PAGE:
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Annie Lennox, Stock Photo, January 15, 2011. Source: http://www.mediabistro.com

Probably the professor that most approximated a teacher in my courses at Carnegie Mellon University (called “CMU” by folks there, in the ‘Burgh) was Katherine Lynch (she usually went by Kate). I took her for two classes in my transfer year to Carnegie Mellon in ’93-’94.


I had Lynch for Historical Methods my first semester because, you know, a student with a master’s degree and a year of doctoral work at the University of Pittsburgh in history would have no idea about historical methodology by his third year of coursework. But the department insisted that I needed to take courses like that in order to earn their stamp of approval — that I was properly prepared for my comprehensive exams and the dissertation stage once this year of hoop-jumping ended (but that’s a blog post for another time). I also took a course with Lynch in Comparative Urban History (read “Western Europe and the US” here).

What I remember most about Professor Lynch was how much of a contradiction she was, and not necessarily in a bad way. She kept her hair short and platinum blond, wore clothes that were professional but fit that near-rocker style. Compared to the tweed jacket, sweater vest and Shaft-suit-wearing crowd of super-stuffy professors in the history department, Kate Lynch reminded me of, well, Annie Lennox in

Annie Lennox, Gaza Protest, January 3, 2009. Source: http://www.topnews.in

Eurythmics and solo (or Sharon Stone, at least in haircut). Even though I was twenty-four years old by my second time in one of her seminars, my mind in class wandered like I was in high school again. I thought of songs like “Would I Lie To You,” “Walking On Broken Glass,” “No More I Love You’s,” and my favorite when it came to Lynch, “Here Comes The Rain Again.”


The contradiction was in Lynch’s teaching style. Cold, dispassionate, and befuddling, a complete opposite of how she presented herself based on her outward appearances. I’m sure the decidedly male history department played a significant role in how she expressed herself in the classroom. I found her off-putting, to say the least. She was moody, happy and energized one class, irritated and impatient another. She’d lecture on a concept in a graduate seminar for an hour, then somehow expect us to have a vigorous discussion for the next two.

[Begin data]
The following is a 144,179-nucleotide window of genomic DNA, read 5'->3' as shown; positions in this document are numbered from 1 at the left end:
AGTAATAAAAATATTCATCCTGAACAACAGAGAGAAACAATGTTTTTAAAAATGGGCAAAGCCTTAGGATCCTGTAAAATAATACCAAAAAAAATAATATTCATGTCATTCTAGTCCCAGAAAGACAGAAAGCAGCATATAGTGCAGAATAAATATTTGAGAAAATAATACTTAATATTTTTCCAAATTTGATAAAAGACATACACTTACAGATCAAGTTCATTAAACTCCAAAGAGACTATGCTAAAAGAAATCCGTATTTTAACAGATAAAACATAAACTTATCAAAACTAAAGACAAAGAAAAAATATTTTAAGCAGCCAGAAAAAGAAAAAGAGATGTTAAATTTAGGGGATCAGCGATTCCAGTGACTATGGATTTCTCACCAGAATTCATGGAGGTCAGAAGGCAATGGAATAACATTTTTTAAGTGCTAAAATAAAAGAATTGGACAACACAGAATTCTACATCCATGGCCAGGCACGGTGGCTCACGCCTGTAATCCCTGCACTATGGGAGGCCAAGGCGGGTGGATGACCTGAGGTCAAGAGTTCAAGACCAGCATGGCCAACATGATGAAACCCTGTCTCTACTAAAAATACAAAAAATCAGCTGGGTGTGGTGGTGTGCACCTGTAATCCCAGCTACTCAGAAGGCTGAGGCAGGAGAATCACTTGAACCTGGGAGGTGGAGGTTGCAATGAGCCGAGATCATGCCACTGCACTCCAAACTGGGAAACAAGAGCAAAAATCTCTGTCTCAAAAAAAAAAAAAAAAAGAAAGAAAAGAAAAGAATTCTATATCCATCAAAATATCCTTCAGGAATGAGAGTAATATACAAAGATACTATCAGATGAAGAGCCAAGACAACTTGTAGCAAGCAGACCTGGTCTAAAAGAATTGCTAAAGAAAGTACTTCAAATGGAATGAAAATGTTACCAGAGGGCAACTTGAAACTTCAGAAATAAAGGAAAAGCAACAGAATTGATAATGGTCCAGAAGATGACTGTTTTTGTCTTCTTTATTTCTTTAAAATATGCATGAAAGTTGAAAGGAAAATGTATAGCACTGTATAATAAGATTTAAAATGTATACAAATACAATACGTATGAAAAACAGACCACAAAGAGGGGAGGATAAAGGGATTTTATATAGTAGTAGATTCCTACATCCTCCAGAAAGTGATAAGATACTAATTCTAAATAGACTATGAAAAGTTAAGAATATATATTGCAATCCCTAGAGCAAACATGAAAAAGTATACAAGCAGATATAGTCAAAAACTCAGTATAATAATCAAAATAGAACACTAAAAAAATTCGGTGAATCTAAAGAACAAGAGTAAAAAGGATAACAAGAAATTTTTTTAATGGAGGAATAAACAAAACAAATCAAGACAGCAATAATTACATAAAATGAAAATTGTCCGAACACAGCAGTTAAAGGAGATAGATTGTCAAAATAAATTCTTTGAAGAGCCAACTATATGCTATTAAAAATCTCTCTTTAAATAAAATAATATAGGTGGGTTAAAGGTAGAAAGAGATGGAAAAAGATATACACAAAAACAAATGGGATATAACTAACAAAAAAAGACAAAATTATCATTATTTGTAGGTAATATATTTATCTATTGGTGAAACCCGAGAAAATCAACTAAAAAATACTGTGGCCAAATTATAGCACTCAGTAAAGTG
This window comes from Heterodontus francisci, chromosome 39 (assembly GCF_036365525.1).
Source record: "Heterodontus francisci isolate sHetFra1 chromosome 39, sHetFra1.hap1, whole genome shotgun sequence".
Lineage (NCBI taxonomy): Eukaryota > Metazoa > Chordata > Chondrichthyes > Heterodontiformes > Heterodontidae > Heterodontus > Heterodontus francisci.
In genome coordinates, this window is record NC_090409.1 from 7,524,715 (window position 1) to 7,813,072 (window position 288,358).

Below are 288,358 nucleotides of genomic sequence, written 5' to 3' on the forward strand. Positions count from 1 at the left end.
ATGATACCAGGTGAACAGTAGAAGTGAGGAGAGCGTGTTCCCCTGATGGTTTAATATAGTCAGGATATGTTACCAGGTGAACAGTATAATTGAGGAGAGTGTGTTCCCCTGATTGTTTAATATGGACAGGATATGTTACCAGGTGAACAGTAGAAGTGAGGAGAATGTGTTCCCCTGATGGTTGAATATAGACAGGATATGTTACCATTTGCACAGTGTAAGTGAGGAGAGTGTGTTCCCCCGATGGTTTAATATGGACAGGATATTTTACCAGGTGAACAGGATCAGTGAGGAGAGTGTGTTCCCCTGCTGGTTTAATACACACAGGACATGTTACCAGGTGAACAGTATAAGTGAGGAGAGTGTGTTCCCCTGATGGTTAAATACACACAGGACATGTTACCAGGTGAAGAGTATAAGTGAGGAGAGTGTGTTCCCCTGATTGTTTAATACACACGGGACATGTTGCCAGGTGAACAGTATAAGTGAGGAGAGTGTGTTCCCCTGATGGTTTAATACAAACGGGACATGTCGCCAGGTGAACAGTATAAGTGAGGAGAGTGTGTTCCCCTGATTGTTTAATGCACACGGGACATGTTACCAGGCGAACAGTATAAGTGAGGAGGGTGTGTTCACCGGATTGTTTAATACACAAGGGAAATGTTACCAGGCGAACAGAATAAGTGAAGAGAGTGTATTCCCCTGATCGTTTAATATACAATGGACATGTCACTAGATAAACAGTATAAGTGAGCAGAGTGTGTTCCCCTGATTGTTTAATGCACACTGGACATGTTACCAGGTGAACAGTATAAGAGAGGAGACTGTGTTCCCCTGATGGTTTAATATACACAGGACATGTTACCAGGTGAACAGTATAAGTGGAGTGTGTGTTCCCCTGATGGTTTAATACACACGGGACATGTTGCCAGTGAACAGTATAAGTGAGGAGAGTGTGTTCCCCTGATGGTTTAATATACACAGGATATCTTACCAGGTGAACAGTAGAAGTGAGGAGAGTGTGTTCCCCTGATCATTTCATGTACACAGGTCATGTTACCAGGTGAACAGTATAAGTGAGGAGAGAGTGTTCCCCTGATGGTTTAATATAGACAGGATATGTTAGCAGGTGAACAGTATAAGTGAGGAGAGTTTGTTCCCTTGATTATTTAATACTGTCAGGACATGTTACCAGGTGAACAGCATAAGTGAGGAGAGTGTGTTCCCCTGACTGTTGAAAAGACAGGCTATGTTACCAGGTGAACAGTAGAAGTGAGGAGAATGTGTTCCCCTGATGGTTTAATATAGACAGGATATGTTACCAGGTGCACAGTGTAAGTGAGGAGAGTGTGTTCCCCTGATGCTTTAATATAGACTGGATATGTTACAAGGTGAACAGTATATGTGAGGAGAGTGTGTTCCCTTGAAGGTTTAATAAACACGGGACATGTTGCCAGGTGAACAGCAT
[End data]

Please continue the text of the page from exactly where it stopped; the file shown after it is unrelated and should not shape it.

All because Lynch’s style was all about us deciphering her cryptic questions, rather than about us debating fine historical points or big historical themes. In many classes, it came down to one of us — and I was fairly good at this — finding a paragraph on page 88 of a 400-page book that addressed one of her cipher questions. My late eleventh-grade AP US History teacher and mentor Harold Meltzer and his weird and meandering stories were easier to figure out. I’ve always said that Humanities prepared me more for grad school than it did for college. In Lynch’s case, I was absolutely right.

Even with all of that, Lynch was undoubtedly the closest thing to a teacher I had in my nine courses at Carnegie Mellon. Joe Trotter was a better professor, but Lynch acted the most like a teacher, reminding me very much of many of my teachers during my Humanities years from seventh grade through high school. On that scale, at least, she was pretty good.

Yet I sensed that Lynch was holding back, not engaging us in ways that would’ve made us better students, better historians, better intellectuals. And I confirmed that sense when I finished my coursework in May ’94. She was a much warmer person and intellectual outside of the classroom, much more interested in discussing ideas — hers and mine — than she showed at any point in the two classes I had with her. In the classroom, most of my classmates felt like they were “walking on broken glass” around her. But for me outside of the classroom, Lynch was easily the most engaging and caring of the professors I took while in the “madhouse asylum” that was Carnegie Mellon’s history department.

If there was anything I learned from Lynch, it was the need to engage students, to be vulnerable (not weak, mind you) to them in order to reach even the ones that might well be unreachable. Because the opposite approach doesn’t work very well, that is, if one wants to teach and not just facilitate a “shape of the river” discussion.